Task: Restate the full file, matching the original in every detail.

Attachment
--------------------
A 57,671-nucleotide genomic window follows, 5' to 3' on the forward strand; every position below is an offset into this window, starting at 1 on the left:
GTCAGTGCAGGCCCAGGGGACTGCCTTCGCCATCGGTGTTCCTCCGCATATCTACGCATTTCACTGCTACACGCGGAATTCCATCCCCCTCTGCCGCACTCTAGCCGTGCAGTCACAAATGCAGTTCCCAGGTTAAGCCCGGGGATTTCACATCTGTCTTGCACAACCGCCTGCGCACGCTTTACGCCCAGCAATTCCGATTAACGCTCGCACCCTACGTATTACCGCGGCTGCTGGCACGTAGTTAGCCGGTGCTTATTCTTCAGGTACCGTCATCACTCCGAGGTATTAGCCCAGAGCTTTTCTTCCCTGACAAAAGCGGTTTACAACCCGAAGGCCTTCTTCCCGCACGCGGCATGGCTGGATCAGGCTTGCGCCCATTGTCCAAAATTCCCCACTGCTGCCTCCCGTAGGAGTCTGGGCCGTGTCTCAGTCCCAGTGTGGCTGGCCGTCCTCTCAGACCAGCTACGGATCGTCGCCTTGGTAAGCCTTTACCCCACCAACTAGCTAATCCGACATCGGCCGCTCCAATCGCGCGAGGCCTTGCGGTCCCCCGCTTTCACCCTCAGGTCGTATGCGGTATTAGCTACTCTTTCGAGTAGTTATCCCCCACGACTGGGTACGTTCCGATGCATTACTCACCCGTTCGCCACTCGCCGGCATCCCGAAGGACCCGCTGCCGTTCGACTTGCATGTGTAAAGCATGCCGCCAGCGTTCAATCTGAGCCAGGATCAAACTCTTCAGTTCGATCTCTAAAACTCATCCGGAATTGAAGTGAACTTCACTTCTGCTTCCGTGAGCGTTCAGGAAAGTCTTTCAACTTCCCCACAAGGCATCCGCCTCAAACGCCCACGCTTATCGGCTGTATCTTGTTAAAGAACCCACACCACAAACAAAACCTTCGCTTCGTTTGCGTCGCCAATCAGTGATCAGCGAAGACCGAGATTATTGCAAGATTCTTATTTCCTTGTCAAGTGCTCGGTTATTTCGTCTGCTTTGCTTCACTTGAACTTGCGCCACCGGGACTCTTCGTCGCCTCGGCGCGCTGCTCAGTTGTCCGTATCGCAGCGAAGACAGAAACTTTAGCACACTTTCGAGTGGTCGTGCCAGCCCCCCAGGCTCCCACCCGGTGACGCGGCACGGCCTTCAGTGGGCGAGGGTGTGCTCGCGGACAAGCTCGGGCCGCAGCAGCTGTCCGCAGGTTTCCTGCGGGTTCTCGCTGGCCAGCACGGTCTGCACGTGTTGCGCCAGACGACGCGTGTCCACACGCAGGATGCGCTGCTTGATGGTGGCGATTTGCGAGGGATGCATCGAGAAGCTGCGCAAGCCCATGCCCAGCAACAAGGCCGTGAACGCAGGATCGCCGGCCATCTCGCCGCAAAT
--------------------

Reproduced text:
A 57,671-nucleotide genomic window follows, 5' to 3' on the forward strand; every position below is an offset into this window, starting at 1 on the left:
GTCAGTGCAGGCCCAGGGGACTGCCTTCGCCATCGGTGTTCCTCCGCATATCTACGCATTTCACTGCTACACGCGGAATTCCATCCCCCTCTGCCGCACTCTAGCCGTGCAGTCACAAATGCAGTTCCCAGGTTAAGCCCGGGGATTTCACATCTGTCTTGCACAACCGCCTGCGCACGCTTTACGCCCAGCAATTCCGATTAACGCTCGCACCCTACGTATTACCGCGGCTGCTGGCACGTAGTTAGCCGGTGCTTATTCTTCAGGTACCGTCATCACTCCGAGGTATTAGCCCAGAGCTTTTCTTCCCTGACAAAAGCGGTTTACAACCCGAAGGCCTTCTTCCCGCACGCGGCATGGCTGGATCAGGCTTGCGCCCATTGTCCAAAATTCCCCACTGCTGCCTCCCGTAGGAGTCTGGGCCGTGTCTCAGTCCCAGTGTGGCTGGCCGTCCTCTCAGACCAGCTACGGATCGTCGCCTTGGTAAGCCTTTACCCCACCAACTAGCTAATCCGACATCGGCCGCTCCAATCGCGCGAGGCCTTGCGGTCCCCCGCTTTCACCCTCAGGTCGTATGCGGTATTAGCTACTCTTTCGAGTAGTTATCCCCCACGACTGGGTACGTTCCGATGCATTACTCACCCGTTCGCCACTCGCCGGCATCCCGAAGGACCCGCTGCCGTTCGACTTGCATGTGTAAAGCATGCCGCCAGCGTTCAATCTGAGCCAGGATCAAACTCTTCAGTTCGATCTCTAAAACTCATCCGGAATTGAAGTGAACTTCACTTCTGCTTCCGTGAGCGTTCAGGAAAGTCTTTCAACTTCCCCACAAGGCATCCGCCTCAAACGCCCACGCTTATCGGCTGTATCTTGTTAAAGAACCCACACCACAAACAAAACCTTCGCTTCGTTTGCGTCGCCAATCAGTGATCAGCGAAGACCGAGATTATTGCAAGATTCTTATTTCCTTGTCAAGTGCTCGGTTATTTCGTCTGCTTTGCTTCACTTGAACTTGCGCCACCGGGACTCTTCGTCGCCTCGGCGCGCTGCTCAGTTGTCCGTATCGCAGCGAAGACAGAAACTTTAGCACACTTTCGAGTGGTCGTGCCAGCCCCCCAGGCTCCCACCCGGTGACGCGGCACGGCCTTCAGTGGGCGAGGGTGTGCTCGCGGACAAGCTCGGGCCGCAGCAGCTGTCCGCAGGTTTCCTGCGGGTTCTCGCTGGCCAGCACGGTCTGCACGTGTTGCGCCAGACGACGCGTGTCCACACGCAGGATGCGCTGCTTGATGGTGGCGATTTGCGAGGGATGCATCGAGAAGCTGCGCAAGCCCATGCCCAGCAACAAGGCCGTGAACGCAGGATCGCCGGCCATCTCGCCGCAAAT